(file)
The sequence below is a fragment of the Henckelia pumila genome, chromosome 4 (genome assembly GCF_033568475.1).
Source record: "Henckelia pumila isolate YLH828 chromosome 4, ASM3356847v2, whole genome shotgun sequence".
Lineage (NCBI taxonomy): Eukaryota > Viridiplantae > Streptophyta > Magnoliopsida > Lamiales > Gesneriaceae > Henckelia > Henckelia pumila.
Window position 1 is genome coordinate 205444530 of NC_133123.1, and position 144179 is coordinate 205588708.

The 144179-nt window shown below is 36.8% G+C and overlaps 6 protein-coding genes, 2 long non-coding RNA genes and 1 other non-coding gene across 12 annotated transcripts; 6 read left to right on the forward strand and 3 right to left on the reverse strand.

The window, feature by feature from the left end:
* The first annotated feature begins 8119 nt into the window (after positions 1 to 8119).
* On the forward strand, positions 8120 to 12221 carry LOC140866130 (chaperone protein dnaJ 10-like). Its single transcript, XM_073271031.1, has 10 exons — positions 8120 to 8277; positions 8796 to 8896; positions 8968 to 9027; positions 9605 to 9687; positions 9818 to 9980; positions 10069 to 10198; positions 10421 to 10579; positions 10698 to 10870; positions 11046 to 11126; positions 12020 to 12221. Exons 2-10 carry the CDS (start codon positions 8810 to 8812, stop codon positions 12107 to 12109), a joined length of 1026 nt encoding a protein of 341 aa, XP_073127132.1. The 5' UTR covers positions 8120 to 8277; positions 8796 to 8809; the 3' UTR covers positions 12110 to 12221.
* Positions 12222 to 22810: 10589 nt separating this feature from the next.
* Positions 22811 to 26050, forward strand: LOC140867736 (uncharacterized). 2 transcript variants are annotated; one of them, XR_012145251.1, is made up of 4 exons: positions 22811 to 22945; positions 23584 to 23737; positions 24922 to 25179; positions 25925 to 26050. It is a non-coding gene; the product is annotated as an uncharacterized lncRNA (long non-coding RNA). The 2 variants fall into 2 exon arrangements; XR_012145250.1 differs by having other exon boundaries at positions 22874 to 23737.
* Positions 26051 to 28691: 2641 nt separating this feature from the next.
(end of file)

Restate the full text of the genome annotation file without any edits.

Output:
The sequence below is a fragment of the Henckelia pumila genome, chromosome 4 (genome assembly GCF_033568475.1).
Source record: "Henckelia pumila isolate YLH828 chromosome 4, ASM3356847v2, whole genome shotgun sequence".
Lineage (NCBI taxonomy): Eukaryota > Viridiplantae > Streptophyta > Magnoliopsida > Lamiales > Gesneriaceae > Henckelia > Henckelia pumila.
Window position 1 is genome coordinate 205444530 of NC_133123.1, and position 144179 is coordinate 205588708.

The 144179-nt window shown below is 36.8% G+C and overlaps 6 protein-coding genes, 2 long non-coding RNA genes and 1 other non-coding gene across 12 annotated transcripts; 6 read left to right on the forward strand and 3 right to left on the reverse strand.

The window, feature by feature from the left end:
* The first annotated feature begins 8119 nt into the window (after positions 1 to 8119).
* On the forward strand, positions 8120 to 12221 carry LOC140866130 (chaperone protein dnaJ 10-like). Its single transcript, XM_073271031.1, has 10 exons — positions 8120 to 8277; positions 8796 to 8896; positions 8968 to 9027; positions 9605 to 9687; positions 9818 to 9980; positions 10069 to 10198; positions 10421 to 10579; positions 10698 to 10870; positions 11046 to 11126; positions 12020 to 12221. Exons 2-10 carry the CDS (start codon positions 8810 to 8812, stop codon positions 12107 to 12109), a joined length of 1026 nt encoding a protein of 341 aa, XP_073127132.1. The 5' UTR covers positions 8120 to 8277; positions 8796 to 8809; the 3' UTR covers positions 12110 to 12221.
* Positions 12222 to 22810: 10589 nt separating this feature from the next.
* Positions 22811 to 26050, forward strand: LOC140867736 (uncharacterized). 2 transcript variants are annotated; one of them, XR_012145251.1, is made up of 4 exons: positions 22811 to 22945; positions 23584 to 23737; positions 24922 to 25179; positions 25925 to 26050. It is a non-coding gene; the product is annotated as an uncharacterized lncRNA (long non-coding RNA). The 2 variants fall into 2 exon arrangements; XR_012145250.1 differs by having other exon boundaries at positions 22874 to 23737.
* Positions 26051 to 28691: 2641 nt separating this feature from the next.